"The Price is Right" is a classic game show that airs daily on TV and has captivated audiences for decades. Every years, hundreds of players get to enjoy the real-life game, but if you cannot make it to the studio, you can play your own version at home. The games are simple to set up and can provide hours of fun for 3 or more players. You can increase the entertainment by offering real prizes like DVDs, food or gift certificates.
"The Price is Right" is all about consumer knowledge, so the assigned "host" of the show will have to set up prices and games. The easiest way to do this is by purchasing a Sunday edition of a newspaper. The Sunday edition features a collection of local shopping ads that can be used as the game's references. Take ads for electronics, home goods, car dealerships, jewelry and clothing. Cut out the pictures and keep the prices separate. Always remember to base each product off of its retail price rather than the sale price.
Choose which player gets to play first by hosting a "wager" round. Select a smaller-priced item from your collection like a watch, television, DVD or home appliance. Have players use small dry-erase boards to write their wager down. The person who comes closest to the actual price without going over is selected to play the first game.
Select a 4-digit pricing object like a couch or large appliance. Make sure that the retail price has no numbers higher than 6, like $1,563 for example. Have the participant roll a die and place the die underneath the first slot. Have the person repeat this for all 4 numbers. Then go through each number and have the player guess whether the actual number is higher or lower. Repeat this for all 4 numbers and see if they guessed correctly. For example, if a player rolls a 3 and they guess "higher" and the actual number is 5, then they are still in the game. If it was a 1 or 2, they would be out. Tied numbers count toward the contestant. (Note: Specialty dice with numbers larger than 6 are available at hobby and game stores, if you find it's difficult to find items with prices excluding numbers larger than 6.)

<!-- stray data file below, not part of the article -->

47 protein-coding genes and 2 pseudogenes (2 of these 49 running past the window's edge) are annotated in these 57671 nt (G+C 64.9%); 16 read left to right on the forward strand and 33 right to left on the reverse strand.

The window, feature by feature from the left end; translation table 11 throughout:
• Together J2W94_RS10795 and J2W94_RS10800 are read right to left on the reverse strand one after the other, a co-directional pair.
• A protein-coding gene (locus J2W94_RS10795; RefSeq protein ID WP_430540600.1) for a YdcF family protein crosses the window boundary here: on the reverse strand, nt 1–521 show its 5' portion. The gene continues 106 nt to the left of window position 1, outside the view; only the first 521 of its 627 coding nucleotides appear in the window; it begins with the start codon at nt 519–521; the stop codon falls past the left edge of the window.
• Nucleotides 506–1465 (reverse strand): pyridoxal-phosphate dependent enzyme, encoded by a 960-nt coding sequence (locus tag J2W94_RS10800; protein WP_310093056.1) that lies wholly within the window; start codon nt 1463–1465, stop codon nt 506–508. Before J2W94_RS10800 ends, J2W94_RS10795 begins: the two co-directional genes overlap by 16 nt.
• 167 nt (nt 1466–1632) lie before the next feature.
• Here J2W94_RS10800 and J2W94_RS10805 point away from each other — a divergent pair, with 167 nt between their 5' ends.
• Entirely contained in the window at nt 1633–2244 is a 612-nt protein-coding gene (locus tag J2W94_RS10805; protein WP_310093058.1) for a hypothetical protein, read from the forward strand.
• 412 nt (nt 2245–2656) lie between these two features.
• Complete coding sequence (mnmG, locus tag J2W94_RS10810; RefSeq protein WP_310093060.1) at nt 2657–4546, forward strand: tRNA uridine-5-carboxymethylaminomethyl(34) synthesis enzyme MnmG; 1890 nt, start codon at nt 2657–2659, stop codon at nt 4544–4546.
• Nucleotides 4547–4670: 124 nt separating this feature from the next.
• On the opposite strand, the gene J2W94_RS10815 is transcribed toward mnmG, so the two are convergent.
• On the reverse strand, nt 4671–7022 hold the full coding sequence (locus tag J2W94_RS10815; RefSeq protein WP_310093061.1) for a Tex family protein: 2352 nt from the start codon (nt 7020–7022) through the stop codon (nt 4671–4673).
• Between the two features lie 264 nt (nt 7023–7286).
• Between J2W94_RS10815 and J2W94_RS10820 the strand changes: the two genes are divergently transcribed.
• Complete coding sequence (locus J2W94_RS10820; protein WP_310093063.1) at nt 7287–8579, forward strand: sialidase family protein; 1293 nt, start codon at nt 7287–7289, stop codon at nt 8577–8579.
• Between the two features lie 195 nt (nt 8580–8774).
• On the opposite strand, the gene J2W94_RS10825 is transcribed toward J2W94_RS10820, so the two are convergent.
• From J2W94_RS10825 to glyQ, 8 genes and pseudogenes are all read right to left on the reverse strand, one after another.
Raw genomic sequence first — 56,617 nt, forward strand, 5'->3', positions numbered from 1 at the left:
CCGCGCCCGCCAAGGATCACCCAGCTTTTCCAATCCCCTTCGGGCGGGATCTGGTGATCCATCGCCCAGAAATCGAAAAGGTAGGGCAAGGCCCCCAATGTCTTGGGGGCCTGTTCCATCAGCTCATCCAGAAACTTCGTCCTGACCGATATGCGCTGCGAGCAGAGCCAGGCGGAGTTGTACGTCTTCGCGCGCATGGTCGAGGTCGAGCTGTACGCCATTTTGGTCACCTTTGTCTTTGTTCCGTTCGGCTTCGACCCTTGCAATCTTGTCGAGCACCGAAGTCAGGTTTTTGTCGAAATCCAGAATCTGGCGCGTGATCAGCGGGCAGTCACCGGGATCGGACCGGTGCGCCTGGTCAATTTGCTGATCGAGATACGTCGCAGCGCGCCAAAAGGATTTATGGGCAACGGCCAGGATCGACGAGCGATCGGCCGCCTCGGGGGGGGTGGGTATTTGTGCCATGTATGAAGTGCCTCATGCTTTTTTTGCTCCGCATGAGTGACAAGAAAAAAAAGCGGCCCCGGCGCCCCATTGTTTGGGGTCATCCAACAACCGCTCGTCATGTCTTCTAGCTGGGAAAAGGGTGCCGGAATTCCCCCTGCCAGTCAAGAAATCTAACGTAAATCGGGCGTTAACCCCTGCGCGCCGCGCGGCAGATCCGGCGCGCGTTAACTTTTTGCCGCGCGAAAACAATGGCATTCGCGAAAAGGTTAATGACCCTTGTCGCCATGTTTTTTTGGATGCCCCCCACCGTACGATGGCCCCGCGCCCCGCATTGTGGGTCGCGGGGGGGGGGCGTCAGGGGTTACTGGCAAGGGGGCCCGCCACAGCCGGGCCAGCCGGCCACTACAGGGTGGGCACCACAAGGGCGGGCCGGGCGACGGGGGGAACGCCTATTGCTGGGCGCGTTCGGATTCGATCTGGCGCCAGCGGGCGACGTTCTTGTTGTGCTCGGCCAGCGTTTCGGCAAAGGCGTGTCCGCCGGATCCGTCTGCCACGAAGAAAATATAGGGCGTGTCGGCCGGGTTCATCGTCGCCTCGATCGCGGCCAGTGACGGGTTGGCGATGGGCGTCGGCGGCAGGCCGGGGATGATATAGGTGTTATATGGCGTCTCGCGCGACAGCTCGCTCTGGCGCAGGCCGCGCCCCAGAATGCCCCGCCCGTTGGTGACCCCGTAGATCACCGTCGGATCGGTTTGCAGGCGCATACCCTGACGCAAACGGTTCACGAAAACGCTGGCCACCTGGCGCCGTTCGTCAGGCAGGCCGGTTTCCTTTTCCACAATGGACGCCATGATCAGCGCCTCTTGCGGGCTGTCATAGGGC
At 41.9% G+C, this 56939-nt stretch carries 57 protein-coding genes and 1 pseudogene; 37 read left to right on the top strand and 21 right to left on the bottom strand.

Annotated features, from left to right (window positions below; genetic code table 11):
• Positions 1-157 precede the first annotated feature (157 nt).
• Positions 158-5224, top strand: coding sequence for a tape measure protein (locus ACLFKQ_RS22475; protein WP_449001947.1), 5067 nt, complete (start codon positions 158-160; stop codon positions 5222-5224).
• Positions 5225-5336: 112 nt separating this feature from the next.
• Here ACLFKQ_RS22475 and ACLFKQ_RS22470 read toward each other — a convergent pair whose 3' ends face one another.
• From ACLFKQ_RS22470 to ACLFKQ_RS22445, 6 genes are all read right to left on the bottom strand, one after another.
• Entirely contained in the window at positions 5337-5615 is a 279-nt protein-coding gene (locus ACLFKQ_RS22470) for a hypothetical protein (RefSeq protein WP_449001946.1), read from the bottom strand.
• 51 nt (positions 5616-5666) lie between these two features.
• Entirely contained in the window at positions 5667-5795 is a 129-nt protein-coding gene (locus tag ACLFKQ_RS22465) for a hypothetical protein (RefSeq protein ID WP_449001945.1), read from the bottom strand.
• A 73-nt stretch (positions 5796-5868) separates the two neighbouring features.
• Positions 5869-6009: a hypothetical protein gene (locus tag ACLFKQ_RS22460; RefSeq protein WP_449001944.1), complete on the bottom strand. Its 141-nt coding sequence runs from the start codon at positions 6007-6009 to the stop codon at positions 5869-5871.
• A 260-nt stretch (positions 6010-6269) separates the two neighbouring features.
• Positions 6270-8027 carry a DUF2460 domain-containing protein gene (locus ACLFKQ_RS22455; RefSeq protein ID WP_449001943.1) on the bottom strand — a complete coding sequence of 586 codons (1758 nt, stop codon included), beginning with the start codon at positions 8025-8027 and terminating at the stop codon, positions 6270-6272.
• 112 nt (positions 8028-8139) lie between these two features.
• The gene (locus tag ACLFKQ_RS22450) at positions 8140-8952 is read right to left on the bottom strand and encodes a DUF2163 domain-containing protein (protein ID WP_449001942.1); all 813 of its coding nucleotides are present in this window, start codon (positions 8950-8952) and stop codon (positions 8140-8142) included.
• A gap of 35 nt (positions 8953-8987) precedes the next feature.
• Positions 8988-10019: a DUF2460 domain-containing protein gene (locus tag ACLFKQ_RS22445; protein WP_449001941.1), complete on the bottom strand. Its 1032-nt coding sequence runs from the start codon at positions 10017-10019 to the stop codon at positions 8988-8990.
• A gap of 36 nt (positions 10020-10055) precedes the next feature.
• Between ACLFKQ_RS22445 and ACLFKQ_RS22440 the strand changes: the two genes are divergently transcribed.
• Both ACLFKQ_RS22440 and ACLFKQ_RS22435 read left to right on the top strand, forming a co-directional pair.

Set up three similarly priced objects within $500 to $1,000 of each other. Give the contestant all three prices in random order and have them select the correct price for each object. If they guess them all right then they win the game.
Take a 4-digit retail price and add a random fifth digit between the first and last numbers. Players must correctly guess what the extra number is and eliminate it. If the player guesses the correct number they are declared the winner of the game.
A player can purchase a car for 1 dollar and are given 10 dollars to start off with. The player must select each number in the car's price, and if they are wrong, they must pay the difference with their dollars. If they are out of money before they reach the final price, they do not win the car. For example, if a player guesses a 3 and the number is 5, they must pay 2 dollars.
Alan Donahue started writing professionally in 2003. He has been published in the Norwich Free Academy "Red & White," UNLV's "Rebel Yell" and on various websites. He is an expert on wrestling, movies and television. He placed second in the NFO Screenwriting Contest and received filmmaking awards from Manchester Community College and Norwich Free Academy. He currently attends Academy of Art University.